Teething

No author selected
No published date selected

The experience of teething is different for every baby and every family. A good way to get through teething together is to try to normalise the process as a part of day to day life until the last tooth appears, which is why it pays to be prepared.
The experience of teething is different for every baby and every family. A good way to get through teething together is to try to normalise the process as a part of day to day life until the last tooth appears, which is why it pays to be prepared.

What is teething?

Teething occurs when your baby’s teeth start to push through the gums. Babies are born with all 20 primary teeth hidden beneath their gums and have to go through the uncomfortable experience of teething as they transition to solids. Although it’s never nice for a parent to watch their baby in discomfort, teething is a necessary and natural stage in their development.

When does teething start?

Your baby's first teeth usually start to break through around 6 months. Keep in mind that teeth can appear as late as 12 months, as early as 3 months and sometimes even at birth.

The symptoms of teething, however, can appear up to 3 months before the first teeth show.

What are the symptoms of teething?

Biting

Your baby will want to return the pressure on their gums by biting and chewing whatever they can get their little hands on. This includes your own hands, toys, table corners and, unfortunately for breastfeeding mothers, nipples.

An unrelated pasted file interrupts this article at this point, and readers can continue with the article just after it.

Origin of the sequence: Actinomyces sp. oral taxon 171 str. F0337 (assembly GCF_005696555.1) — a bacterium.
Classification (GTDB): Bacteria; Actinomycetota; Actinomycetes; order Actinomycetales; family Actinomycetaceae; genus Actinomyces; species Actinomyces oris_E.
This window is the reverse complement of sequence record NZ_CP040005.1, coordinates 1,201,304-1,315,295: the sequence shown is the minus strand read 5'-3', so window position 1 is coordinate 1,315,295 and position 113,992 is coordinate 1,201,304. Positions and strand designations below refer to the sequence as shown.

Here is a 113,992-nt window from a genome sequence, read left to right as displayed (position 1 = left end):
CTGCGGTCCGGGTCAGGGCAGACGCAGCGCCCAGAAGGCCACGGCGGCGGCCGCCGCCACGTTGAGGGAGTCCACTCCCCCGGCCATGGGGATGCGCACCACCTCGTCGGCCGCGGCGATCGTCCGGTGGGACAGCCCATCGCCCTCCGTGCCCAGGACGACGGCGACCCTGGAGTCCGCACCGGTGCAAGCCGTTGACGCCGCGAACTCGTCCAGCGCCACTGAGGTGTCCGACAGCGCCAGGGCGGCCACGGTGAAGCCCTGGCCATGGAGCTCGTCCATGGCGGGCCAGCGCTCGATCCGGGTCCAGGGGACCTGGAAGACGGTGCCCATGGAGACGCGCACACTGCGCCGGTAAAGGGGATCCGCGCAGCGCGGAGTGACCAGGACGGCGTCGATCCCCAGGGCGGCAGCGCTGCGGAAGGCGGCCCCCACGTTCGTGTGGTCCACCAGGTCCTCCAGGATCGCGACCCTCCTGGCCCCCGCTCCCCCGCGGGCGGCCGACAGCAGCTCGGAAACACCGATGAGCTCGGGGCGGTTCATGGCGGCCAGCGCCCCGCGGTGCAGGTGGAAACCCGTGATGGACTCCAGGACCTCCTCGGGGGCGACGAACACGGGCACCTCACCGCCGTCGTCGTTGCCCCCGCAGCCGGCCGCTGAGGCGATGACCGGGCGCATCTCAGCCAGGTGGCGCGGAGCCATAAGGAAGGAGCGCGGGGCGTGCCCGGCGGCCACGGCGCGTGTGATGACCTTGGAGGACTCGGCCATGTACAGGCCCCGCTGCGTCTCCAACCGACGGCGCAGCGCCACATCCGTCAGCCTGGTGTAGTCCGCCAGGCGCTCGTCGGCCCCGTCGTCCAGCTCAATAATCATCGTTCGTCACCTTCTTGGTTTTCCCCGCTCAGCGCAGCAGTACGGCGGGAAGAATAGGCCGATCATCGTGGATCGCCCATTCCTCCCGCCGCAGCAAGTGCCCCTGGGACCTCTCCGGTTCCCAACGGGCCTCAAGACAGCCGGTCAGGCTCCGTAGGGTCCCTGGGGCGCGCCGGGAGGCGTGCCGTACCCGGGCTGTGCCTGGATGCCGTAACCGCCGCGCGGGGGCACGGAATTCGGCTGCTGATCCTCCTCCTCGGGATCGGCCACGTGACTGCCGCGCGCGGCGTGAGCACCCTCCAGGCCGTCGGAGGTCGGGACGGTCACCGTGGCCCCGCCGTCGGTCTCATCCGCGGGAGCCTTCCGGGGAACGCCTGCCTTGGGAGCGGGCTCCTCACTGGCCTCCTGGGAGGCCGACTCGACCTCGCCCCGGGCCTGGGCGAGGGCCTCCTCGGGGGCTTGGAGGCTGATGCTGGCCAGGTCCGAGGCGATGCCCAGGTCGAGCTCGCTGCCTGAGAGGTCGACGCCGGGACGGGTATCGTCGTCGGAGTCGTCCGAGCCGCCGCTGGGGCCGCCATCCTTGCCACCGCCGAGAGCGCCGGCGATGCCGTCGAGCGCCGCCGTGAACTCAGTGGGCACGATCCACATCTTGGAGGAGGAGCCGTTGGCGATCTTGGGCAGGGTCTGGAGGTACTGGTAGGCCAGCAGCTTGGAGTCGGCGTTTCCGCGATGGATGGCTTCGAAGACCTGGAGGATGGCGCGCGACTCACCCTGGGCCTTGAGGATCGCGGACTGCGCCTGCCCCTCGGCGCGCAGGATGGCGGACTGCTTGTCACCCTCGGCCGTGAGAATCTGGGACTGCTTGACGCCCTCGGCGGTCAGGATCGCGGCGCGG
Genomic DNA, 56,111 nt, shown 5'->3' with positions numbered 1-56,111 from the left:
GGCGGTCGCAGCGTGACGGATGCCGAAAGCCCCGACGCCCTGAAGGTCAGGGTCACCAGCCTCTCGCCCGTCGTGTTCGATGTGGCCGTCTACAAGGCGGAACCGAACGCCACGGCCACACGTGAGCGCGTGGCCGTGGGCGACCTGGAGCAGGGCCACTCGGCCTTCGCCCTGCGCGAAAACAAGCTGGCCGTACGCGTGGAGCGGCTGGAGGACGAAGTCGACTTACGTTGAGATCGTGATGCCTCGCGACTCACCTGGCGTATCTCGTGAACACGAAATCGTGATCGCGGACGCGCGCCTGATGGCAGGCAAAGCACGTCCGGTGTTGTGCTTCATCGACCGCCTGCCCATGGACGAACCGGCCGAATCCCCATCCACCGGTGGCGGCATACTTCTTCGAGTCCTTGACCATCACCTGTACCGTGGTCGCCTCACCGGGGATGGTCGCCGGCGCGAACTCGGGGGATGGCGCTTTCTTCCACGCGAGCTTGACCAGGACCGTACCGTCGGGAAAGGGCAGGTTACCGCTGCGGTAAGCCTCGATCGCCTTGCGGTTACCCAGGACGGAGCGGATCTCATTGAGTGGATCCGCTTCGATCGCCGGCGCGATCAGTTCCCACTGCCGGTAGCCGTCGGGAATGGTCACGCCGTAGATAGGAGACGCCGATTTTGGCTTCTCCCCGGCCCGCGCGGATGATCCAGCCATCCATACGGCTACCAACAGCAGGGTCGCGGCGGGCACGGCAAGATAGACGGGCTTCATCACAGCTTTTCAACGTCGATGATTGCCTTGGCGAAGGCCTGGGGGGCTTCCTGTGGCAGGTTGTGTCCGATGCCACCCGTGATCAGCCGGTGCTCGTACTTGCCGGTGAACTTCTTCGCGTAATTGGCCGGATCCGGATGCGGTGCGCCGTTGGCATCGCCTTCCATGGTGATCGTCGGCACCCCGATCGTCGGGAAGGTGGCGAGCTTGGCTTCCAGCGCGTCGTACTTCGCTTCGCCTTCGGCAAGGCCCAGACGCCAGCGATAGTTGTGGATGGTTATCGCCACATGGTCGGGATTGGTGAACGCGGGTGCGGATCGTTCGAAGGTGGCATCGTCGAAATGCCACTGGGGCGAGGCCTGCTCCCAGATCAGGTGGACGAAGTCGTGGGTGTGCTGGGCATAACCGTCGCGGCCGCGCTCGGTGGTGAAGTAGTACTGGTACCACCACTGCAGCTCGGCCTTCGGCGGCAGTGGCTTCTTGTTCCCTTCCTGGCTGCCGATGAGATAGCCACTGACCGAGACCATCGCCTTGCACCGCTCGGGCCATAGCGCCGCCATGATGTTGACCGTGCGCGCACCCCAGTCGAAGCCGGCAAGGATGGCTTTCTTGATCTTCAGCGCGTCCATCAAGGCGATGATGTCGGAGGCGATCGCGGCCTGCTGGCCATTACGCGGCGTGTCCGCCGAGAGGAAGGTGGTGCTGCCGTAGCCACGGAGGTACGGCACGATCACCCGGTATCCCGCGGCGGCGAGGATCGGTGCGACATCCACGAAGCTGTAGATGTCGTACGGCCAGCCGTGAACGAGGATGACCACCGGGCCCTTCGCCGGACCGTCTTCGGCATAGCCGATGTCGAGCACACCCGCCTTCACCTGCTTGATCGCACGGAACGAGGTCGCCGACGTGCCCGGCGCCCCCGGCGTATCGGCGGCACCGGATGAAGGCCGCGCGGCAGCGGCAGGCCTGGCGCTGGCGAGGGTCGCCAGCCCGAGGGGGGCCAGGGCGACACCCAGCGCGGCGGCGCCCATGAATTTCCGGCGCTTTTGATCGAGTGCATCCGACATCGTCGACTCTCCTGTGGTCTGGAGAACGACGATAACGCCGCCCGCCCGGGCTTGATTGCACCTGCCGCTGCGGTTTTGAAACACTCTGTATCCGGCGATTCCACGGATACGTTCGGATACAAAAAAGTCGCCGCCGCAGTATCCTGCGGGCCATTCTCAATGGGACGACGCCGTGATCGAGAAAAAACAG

Drooling

The process of teething stimulates the production of excess saliva (even more than usual).

Teething rash

All that excess drool and constant action around the mouth can cause a red rash around the lips and chin. This isn’t cause to be alarmed – just a result of excess moisture.

Food refusal

This isn’t as dramatic as it sounds. Your baby might be in too much pain to want to drink or eat food, but usually the fasting is only temporary.

Crying

Without really knowing why they are in pain, it is understandable for a baby to want to let you know that they are.

Disrupted sleep

The ongoing pain can cause disruptions to their sleep patterns (which, of course, means disruptions to yours).

Ear tugging/cheek rubbing

It may seem odd when you see this, but these areas share nerve pathways meaning pain, and relief, can be found when rubbing one or the other.

How can I help my teething baby?

For biting

Buy some teethers to help keep your baby occupied and relieve some of the pressure on their teeth. At least if they’re chewing a teether, you know where it’s been!

For drooling

Tie a drool catcher around your baby’s neck and have a few spare at hand. Try and gently wipe their mouth as much as you can. If you need to do it often, try and dab it dry rather than wiping so as to avoid irritating your baby's skin.

For teething rash

Prevention is always better than cure, but if teething rash shows on your baby you can soothe the pain and the angry red colour by applying anti-irritant moisturisers or creams.

For pain

If symptoms seem abnormal, if your baby’s sleep or diet is adversely affected or if teeth haven’t appeared by 12 months, seek the advice of your doctor or paediatrician. While your baby is teething, try to keep a good sense of humour so that they don’t sense your stress. Remember, this is just one uncomfortable experience in a lifetime full of them – but that’s all a part of growing up!
X
Cookies help us improve your website experience. By using our website, you agree to our use of cookies.
Confirm